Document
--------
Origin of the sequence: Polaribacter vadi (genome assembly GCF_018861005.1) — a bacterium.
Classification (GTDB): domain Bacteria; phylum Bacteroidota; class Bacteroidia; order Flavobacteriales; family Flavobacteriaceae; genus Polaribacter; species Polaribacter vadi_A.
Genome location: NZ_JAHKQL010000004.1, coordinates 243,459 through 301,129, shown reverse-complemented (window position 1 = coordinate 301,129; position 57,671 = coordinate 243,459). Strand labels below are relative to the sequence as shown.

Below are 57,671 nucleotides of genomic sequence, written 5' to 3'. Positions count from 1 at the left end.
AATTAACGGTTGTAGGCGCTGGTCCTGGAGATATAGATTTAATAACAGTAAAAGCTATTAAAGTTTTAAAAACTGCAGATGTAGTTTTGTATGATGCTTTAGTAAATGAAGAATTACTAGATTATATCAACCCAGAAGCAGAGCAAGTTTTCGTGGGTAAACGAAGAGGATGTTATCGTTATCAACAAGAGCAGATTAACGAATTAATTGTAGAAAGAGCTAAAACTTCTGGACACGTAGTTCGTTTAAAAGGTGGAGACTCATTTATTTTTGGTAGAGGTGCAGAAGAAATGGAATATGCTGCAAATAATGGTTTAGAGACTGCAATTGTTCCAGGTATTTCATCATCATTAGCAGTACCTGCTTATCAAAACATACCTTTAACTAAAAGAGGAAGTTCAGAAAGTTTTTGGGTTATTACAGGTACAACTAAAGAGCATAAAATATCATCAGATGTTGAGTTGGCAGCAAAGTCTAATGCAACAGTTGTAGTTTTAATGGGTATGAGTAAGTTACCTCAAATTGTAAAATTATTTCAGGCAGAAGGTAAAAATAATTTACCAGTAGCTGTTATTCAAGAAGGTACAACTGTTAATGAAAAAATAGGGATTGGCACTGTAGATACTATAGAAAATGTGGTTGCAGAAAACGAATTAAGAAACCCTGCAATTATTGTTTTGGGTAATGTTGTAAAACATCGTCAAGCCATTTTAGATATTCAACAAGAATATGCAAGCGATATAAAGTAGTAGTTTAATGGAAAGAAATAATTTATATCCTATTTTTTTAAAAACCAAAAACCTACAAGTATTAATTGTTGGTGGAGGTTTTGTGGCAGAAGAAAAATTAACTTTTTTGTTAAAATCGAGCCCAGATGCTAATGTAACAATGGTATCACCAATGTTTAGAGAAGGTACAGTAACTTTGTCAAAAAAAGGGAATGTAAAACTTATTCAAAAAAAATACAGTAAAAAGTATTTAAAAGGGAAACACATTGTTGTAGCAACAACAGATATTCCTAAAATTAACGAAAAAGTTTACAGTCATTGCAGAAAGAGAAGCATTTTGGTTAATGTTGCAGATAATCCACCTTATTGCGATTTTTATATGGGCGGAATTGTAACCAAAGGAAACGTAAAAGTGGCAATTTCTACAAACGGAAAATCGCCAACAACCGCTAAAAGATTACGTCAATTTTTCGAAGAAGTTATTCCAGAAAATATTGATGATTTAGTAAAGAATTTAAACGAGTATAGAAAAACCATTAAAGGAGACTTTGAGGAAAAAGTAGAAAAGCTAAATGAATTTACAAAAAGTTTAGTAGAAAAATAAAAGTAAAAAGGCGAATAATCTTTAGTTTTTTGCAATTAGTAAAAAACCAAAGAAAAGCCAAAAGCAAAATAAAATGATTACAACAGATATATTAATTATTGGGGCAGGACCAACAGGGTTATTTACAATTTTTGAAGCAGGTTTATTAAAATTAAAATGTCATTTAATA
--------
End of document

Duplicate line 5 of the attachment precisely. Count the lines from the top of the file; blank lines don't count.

AATTAACGGTTGTAGGCGCTGGTCCTGGAGATATAGATTTAATAACAGTAAAAGCTATTAAAGTTTTAAAAACTGCAGATGTAGTTTTGTATGATGCTTTAGTAAATGAAGAATTACTAGATTATATCAACCCAGAAGCAGAGCAAGTTTTCGTGGGTAAACGAAGAGGATGTTATCGTTATCAACAAGAGCAGATTAACGAATTAATTGTAGAAAGAGCTAAAACTTCTGGACACGTAGTTCGTTTAAAAGGTGGAGACTCATTTATTTTTGGTAGAGGTGCAGAAGAAATGGAATATGCTGCAAATAATGGTTTAGAGACTGCAATTGTTCCAGGTATTTCATCATCATTAGCAGTACCTGCTTATCAAAACATACCTTTAACTAAAAGAGGAAGTTCAGAAAGTTTTTGGGTTATTACAGGTACAACTAAAGAGCATAAAATATCATCAGATGTTGAGTTGGCAGCAAAGTCTAATGCAACAGTTGTAGTTTTAATGGGTATGAGTAAGTTACCTCAAATTGTAAAATTATTTCAGGCAGAAGGTAAAAATAATTTACCAGTAGCTGTTATTCAAGAAGGTACAACTGTTAATGAAAAAATAGGGATTGGCACTGTAGATACTATAGAAAATGTGGTTGCAGAAAACGAATTAAGAAACCCTGCAATTATTGTTTTGGGTAATGTTGTAAAACATCGTCAAGCCATTTTAGATATTCAACAAGAATATGCAAGCGATATAAAGTAGTAGTTTAATGGAAAGAAATAATTTATATCCTATTTTTTTAAAAACCAAAAACCTACAAGTATTAATTGTTGGTGGAGGTTTTGTGGCAGAAGAAAAATTAACTTTTTTGTTAAAATCGAGCCCAGATGCTAATGTAACAATGGTATCACCAATGTTTAGAGAAGGTACAGTAACTTTGTCAAAAAAAGGGAATGTAAAACTTATTCAAAAAAAATACAGTAAAAAGTATTTAAAAGGGAAACACATTGTTGTAGCAACAACAGATATTCCTAAAATTAACGAAAAAGTTTACAGTCATTGCAGAAAGAGAAGCATTTTGGTTAATGTTGCAGATAATCCACCTTATTGCGATTTTTATATGGGCGGAATTGTAACCAAAGGAAACGTAAAAGTGGCAATTTCTACAAACGGAAAATCGCCAACAACCGCTAAAAGATTACGTCAATTTTTCGAAGAAGTTATTCCAGAAAATATTGATGATTTAGTAAAGAATTTAAACGAGTATAGAAAAACCATTAAAGGAGACTTTGAGGAAAAAGTAGAAAAGCTAAATGAATTTACAAAAAGTTTAGTAGAAAAATAAAAGTAAAAAGGCGAATAATCTTTAGTTTTTTGCAATTAGTAAAAAACCAAAGAAAAGCCAAAAGCAAAATAAAATGATTACAACAGATATATTAATTATTGGGGCAGGACCAACAGGGTTATTTACAATTTTTGAAGCAGGTTTATTAAAATTAAAATGTCATTTAATA